26.07.2017

2nd EU-AIMS Webinar


July 26, 2017 at 4.30pm CEST / 3.30pm BST

Speaker: Dr. Eva Loth (Institute of Psychiatry, King’s College London)
Title: Why do we need stratification biomarkers for autism spectrum disorder? An overview of the EU-AIMS Longitudinal European Autism Project

Over the past years, researchers and clinicians have begun to recognize the enormous diversity between individuals with autism spectrum disorder (ASD) as a fundamental feature of this condition. For example, some children with ASD grow into independent adults while others remain very severely impaired throughout life. Some children with ASD also develop ADHD, depression or anxiety while others do not. Currently, we do not know what underpins these different symptom profiles and developmental trajectories, but we assume that different (genetic and environmental) factors may cause different forms of autism. We also recognize that different people with ASD not only want and need different types of treatment but also that many treatments may only work effectively for certain individuals. “Precision medicine” is a new approach that aims to match specific treatments to specific individuals that are most likely to benefit from them through use of stratification biomarkers. These are tests that help us to ascertain what form of autism a person may have based on a better understanding of his or her biological profile. So far, we do not have any validated biomarkers for ASD – primarily because most previous studies treated people with ASD as a uniform group and/ or because many studies were too small to look at sub-groups.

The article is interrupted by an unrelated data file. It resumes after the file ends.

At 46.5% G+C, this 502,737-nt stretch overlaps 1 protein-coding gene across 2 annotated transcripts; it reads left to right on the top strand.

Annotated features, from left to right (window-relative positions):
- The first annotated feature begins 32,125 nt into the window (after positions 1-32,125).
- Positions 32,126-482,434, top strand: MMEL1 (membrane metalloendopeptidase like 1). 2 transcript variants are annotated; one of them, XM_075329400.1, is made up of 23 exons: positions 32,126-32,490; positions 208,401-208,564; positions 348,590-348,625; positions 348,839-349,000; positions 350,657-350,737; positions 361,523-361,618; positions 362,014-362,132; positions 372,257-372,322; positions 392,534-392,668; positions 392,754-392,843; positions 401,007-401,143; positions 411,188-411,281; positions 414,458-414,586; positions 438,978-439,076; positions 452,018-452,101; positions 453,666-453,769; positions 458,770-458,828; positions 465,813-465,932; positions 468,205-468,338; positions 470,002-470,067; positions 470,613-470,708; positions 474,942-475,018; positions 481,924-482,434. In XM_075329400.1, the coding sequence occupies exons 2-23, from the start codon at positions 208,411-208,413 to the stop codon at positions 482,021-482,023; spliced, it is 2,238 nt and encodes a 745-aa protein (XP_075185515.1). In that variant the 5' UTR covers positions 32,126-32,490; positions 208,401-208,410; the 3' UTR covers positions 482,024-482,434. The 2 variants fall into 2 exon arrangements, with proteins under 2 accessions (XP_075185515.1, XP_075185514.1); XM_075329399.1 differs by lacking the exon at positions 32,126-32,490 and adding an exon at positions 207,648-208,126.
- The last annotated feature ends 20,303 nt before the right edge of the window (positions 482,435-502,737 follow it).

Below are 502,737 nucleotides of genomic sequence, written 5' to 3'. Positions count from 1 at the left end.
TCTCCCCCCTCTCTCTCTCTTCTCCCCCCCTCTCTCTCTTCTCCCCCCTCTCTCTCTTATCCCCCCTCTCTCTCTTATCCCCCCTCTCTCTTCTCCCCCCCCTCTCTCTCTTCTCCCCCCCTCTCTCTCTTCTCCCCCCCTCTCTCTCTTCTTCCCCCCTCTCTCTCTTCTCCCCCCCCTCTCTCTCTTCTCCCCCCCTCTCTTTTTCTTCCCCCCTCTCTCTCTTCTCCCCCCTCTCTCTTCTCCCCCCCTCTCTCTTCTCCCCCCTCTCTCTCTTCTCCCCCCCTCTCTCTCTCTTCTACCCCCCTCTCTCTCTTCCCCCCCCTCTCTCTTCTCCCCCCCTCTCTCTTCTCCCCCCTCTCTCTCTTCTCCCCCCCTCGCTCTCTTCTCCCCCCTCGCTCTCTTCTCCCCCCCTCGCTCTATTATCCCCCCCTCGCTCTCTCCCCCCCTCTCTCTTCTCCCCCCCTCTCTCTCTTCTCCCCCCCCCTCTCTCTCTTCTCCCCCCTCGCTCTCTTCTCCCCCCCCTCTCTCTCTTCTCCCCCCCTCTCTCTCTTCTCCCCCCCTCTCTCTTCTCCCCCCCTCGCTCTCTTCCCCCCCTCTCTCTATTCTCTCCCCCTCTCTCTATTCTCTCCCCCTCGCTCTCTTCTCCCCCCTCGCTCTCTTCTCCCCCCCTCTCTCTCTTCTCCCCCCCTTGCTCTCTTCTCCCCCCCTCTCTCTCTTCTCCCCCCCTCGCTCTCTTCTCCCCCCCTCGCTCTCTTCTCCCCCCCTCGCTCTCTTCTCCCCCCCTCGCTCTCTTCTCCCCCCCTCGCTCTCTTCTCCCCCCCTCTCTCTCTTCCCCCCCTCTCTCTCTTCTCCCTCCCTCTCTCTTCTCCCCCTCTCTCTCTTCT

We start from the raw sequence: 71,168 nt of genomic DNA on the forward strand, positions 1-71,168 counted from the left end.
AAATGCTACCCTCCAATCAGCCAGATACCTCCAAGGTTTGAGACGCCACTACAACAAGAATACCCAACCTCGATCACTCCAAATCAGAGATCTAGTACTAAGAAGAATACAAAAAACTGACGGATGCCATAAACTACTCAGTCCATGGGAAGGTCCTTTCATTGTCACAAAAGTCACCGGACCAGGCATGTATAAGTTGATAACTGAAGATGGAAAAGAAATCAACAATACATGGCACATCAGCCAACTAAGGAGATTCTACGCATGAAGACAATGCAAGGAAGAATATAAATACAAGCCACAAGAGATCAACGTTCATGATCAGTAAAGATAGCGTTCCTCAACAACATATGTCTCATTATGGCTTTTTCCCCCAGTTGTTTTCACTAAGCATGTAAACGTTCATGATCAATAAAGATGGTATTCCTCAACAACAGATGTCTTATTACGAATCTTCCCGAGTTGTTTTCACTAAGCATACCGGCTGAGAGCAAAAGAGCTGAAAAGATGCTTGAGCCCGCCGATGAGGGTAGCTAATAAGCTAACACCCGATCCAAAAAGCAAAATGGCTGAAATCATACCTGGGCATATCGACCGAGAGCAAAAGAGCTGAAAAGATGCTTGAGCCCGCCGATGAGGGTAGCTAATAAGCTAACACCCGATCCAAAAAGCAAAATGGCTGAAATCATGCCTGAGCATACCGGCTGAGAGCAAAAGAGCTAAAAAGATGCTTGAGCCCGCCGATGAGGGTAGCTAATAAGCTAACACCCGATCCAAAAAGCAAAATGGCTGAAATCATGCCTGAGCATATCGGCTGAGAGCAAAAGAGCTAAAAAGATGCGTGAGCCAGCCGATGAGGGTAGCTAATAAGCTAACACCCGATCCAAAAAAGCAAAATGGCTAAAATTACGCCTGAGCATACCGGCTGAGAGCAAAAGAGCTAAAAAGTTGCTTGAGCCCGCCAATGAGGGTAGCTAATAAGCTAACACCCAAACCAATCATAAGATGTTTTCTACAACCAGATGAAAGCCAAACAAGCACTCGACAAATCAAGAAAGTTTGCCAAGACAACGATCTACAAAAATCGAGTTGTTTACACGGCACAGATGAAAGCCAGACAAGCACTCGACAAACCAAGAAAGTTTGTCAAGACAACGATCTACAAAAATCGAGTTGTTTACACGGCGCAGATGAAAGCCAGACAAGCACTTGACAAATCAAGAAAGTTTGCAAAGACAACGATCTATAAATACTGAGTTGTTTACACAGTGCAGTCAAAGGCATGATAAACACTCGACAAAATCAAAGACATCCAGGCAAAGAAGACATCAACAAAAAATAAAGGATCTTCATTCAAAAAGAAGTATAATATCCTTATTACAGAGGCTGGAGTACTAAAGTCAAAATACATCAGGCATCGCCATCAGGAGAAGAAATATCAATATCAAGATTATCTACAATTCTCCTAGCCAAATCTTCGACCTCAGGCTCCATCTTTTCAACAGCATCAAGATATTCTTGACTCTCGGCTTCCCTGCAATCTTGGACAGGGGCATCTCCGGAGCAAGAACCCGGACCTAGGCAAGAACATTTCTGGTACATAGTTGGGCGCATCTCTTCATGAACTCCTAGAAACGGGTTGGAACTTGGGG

In this talk, Dr. Eva Loth (responsible for the Project Science Coordination and Deputy Lead Clinical Research in EU-AIMS) will give an overview of the EU-AIMS Longitudinal European Autism Project (LEAP).  LEAP is currently the worldwide largest study that aims to identify markers or tests that help us to divide ASD into different (biological) subgroups. The study is concurrently carried out in seven European study centres and includes over 800 individuals and their families. Each participant is comprehensively characterised in terms of his or her autism symptoms, associated mental health symptoms, functional outcomes, neurocognitive (psychological, emotional) profile, brain structure and function, biochemical markers and genomics.

Dr. Loth will describe the study design, procedures, and the clinical characterisation of the sample. As the analyses are still ongoing she will outline some approaches to identify subgroups using a person’s strengths and weaknesses across different cognitive tests as an example. Dr. Loth will also describe the procedures intended to move the field forward by increasing transparency, robustness and reproducibility of the analyses, which is key for a biomarker to be used eventually in clinical practice.